Indian sociological scene has been dominated by western Effluences both in theoretical and methodological fields. It has cleanly been realized that the South Asian social realities contain
—notable divergences of fundamental nature from those obtaining in the west or other non-European communities. Therefore in understanding them and tackling the problems arising out of them a different approach is needed. Modern sociologists are rather late in realizing this, their tools and viewpoints still flounder in evolutionary stages working out those constructs which would be capable of answering to the typical social exigencies of the Indian sub-continent. In these challenging times some attempts have been made by serious scholars to develop a distinct sociological perception appropriate to the diversified social patterns of our country. Dr. Fatah Singh’s present book appears to embody the pioneering effort in this respect. By making a systematic presentation of epistemological systems, theories and standpoints in the ancient Vedic and Puranic schools he has dispelled many misconceptions about them which arose and accumulated over centuries of neglect mainly due to west’s misrepresentation of our philosophical systems. This is a necessary step which paves the way for their better emanation among all levels of readers. In this way his service to the sociological scholarship of this sub-continent can undoubtedly be termed as valuable. .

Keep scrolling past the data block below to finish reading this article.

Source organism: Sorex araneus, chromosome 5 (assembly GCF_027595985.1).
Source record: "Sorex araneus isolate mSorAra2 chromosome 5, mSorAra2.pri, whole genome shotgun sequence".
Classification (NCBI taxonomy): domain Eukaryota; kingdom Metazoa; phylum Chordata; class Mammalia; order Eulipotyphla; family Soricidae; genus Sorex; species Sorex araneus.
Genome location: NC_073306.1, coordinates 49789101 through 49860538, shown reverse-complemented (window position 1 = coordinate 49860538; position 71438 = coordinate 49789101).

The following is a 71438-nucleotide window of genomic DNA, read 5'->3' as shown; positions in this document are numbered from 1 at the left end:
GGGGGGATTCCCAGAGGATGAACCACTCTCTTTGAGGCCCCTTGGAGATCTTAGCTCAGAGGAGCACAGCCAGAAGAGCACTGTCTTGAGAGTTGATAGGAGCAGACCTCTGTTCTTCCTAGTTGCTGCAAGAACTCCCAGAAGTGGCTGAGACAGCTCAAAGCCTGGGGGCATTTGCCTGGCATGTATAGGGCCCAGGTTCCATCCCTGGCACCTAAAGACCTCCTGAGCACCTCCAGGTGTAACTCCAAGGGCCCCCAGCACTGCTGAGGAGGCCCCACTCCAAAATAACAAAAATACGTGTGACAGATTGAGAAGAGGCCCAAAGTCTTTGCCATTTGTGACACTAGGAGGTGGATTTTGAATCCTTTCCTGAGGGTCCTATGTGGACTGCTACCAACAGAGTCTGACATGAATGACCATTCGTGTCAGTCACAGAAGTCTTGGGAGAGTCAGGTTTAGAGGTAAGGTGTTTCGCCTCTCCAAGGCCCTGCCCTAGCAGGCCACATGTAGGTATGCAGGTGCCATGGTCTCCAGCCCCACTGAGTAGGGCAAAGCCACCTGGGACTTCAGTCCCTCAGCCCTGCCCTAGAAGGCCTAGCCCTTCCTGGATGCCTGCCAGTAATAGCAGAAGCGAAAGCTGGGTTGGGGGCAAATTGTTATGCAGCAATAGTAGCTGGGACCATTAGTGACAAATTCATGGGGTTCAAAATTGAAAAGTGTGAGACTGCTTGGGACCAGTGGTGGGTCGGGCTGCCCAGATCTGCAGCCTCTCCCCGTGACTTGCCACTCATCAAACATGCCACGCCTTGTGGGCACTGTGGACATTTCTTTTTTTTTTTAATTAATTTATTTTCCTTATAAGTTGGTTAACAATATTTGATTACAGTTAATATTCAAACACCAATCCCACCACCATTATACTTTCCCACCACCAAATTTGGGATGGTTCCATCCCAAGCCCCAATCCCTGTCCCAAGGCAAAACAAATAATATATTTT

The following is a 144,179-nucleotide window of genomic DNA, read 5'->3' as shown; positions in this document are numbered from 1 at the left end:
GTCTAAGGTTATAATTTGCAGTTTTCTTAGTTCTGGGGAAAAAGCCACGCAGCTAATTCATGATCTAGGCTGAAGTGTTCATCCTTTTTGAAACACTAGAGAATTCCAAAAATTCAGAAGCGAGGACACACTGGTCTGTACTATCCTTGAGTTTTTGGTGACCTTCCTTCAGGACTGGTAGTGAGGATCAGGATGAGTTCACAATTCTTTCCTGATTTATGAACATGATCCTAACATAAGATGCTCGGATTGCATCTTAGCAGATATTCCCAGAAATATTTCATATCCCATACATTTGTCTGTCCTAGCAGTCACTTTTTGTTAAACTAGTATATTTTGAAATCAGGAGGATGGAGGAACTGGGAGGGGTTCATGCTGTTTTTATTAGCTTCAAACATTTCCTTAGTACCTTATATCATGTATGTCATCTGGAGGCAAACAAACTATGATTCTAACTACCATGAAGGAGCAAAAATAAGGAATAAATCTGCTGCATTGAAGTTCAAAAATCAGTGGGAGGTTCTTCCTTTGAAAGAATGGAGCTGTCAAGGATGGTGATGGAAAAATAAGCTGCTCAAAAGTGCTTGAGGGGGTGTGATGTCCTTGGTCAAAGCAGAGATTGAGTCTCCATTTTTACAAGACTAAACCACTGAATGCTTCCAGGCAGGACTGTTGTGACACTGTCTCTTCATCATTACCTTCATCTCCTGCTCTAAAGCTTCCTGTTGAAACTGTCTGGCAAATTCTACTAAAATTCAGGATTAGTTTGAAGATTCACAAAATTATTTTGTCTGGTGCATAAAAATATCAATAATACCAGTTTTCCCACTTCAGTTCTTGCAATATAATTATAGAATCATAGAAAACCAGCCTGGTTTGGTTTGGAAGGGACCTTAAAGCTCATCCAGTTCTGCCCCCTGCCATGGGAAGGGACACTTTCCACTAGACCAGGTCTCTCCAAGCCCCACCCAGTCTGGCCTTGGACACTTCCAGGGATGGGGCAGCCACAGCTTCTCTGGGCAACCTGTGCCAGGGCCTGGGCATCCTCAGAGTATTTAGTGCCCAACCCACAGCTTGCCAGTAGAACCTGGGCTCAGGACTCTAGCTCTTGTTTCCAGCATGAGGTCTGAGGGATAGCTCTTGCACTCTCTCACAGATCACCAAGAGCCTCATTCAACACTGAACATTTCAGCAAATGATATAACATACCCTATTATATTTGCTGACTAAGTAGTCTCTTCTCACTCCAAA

It is hoped that the book will help younger scholars and interested lay readers to get easy access to those Sanskrit works whose dominantly sociological concerns have been fore grounded by the author, and thereby create an alternative Indian sociological discourse to remove the inadequacies of the well- entrenched western schools of thought. Thus one hopes the future researchers will find enough impetus and direction in it. .
Translating the original Hindi book certainly must have been a challenging task for the obvious reason that it is difficult to find equivalents of many Sanskrit terms in English; nor must it be practicable to retain the Sanskrit vocal’s for they tend to create semantic obscurity if indulged in too liberally. It is hoped that the book in its translated avatar has succeeded in preserving the basic message and thrust which venerated late Dr. Fatah Singh wished to convey and readers will be benefited from reading it in the same way that they do reading the original Hindi.